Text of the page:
If an Edwin Diaz extension is difficult to pin down, a theoretical extension for Seth Lugo is even more so. But that doesn’t mean it wouldn’t be a good idea. Like Diaz, Lugo will be arbitration-eligible next offseason. Since coming up in 2016 and being integral to the stretch run that season, Lugo has made himself indispensable to the Mets as a multi-inning threat out of the bullpen.
Like Wheeler, questions about health are both what may make the Mets wary about an extension but also what may keep the price of an extension low for Lugo. This time two years ago, we learned that Seth Lugo had a partially torn UCL. Rather than surgery, Lugo opted for rehab and that decision has worked out well for him thus far. He hasn’t had a flare up since and there are other pitchers, such as Masahiro Tanaka, that have pitched effectively for multiple seasons with a partially torn UCL before. However, that doesn’t mean it isn’t lingering in the background as something both the Mets and Lugo need to consider moving forward. The ability to throw fewer innings and more off-speed pitches out of the bullpen may be protective for Lugo. And if you want to put stock in the aforementioned Fangraphs analysis, Lugo has put up 1.6 fWAR each of the past two seasons.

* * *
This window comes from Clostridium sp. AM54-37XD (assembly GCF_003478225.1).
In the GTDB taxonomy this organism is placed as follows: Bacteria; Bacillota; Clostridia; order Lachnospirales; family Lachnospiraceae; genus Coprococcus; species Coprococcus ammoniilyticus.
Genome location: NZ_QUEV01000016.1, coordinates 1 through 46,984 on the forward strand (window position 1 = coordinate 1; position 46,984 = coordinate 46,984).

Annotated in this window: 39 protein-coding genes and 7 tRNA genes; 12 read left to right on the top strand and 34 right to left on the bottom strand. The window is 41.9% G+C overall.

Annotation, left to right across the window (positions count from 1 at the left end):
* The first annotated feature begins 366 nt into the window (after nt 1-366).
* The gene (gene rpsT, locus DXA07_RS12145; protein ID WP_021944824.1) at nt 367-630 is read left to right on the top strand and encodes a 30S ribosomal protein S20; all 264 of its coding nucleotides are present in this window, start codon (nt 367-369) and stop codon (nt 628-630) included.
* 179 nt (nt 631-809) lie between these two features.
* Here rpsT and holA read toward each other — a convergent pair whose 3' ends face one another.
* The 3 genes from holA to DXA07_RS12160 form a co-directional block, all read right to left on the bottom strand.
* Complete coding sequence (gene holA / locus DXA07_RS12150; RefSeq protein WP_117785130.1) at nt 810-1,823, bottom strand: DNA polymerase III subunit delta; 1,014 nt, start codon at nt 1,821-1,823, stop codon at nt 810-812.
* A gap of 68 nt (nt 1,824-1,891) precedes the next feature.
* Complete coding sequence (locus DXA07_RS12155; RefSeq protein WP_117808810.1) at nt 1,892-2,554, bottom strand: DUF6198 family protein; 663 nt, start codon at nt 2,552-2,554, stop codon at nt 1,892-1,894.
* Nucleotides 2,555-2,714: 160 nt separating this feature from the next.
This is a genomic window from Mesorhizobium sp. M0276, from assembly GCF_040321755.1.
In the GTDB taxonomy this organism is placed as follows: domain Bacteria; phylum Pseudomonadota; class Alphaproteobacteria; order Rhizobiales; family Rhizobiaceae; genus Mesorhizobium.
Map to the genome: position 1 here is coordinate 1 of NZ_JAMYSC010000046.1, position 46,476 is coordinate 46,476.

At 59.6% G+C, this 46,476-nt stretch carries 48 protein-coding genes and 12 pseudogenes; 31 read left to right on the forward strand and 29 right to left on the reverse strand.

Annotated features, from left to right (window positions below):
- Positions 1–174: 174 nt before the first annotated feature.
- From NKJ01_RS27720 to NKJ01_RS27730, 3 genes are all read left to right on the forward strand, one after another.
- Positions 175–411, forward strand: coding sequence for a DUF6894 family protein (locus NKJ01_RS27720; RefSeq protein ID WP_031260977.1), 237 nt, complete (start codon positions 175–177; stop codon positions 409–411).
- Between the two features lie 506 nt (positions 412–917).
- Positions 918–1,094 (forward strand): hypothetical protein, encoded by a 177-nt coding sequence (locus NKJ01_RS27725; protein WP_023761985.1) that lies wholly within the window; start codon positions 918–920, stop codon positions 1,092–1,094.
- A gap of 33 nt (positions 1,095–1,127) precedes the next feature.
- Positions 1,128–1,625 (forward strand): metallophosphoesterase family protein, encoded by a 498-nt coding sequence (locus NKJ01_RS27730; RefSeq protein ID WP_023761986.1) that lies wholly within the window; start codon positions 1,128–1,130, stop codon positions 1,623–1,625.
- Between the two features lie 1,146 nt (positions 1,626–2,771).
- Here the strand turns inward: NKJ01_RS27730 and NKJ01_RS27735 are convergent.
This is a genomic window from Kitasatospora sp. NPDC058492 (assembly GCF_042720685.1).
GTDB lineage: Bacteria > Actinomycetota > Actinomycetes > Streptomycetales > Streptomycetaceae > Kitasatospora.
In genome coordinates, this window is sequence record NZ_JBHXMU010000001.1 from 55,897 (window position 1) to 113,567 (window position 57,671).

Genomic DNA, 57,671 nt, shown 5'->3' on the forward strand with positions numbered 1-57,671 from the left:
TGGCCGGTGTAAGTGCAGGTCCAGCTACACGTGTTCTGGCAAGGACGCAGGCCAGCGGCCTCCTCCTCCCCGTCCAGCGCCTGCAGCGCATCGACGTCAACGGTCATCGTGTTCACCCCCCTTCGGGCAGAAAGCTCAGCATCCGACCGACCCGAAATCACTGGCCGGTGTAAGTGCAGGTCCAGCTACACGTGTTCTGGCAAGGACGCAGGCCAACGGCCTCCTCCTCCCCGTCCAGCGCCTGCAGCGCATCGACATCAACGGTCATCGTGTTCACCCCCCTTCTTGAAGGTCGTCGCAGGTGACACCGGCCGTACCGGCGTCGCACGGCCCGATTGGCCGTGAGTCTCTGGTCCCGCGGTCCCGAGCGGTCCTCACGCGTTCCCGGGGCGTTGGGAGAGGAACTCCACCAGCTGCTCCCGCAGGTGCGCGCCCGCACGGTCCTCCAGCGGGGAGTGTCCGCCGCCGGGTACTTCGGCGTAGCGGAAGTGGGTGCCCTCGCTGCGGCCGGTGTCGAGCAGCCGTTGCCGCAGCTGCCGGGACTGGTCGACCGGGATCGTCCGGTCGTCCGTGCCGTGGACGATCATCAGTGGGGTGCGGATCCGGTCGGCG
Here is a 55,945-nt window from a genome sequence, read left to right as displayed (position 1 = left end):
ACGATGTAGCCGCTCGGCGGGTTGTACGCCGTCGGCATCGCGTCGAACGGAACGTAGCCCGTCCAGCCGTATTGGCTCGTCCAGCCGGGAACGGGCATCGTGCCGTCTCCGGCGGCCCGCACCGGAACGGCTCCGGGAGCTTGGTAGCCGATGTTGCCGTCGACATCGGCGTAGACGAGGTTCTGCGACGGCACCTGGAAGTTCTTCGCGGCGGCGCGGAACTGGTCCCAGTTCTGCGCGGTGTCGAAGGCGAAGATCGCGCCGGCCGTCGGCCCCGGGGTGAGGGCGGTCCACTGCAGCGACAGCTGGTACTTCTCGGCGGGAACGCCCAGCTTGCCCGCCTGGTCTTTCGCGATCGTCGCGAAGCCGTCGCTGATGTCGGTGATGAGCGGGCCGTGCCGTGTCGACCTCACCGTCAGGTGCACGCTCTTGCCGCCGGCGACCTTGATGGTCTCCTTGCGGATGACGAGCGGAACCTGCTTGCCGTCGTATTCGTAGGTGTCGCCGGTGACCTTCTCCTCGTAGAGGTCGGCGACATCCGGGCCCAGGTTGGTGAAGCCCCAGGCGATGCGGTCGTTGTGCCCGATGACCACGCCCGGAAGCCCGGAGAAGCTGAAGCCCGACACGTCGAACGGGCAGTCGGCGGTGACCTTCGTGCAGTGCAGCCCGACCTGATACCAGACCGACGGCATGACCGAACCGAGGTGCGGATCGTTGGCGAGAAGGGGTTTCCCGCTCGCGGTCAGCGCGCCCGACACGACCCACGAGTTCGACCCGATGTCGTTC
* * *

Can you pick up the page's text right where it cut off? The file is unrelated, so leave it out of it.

Lugo is now in his age 29 season and doesn’t have the flashy ERA and save numbers that would drive up his price in arbitration. But that also means he could probably be locked up at far under the market rate for a free agent setup man.
Adding to the deGrom extension by taking steps to solidify both the rotation and the bullpen via extensions to guys like Syndergaard, Wheeler, Diaz, and Lugo would go a long way toward widening the Mets’ contention window far beyond 2020.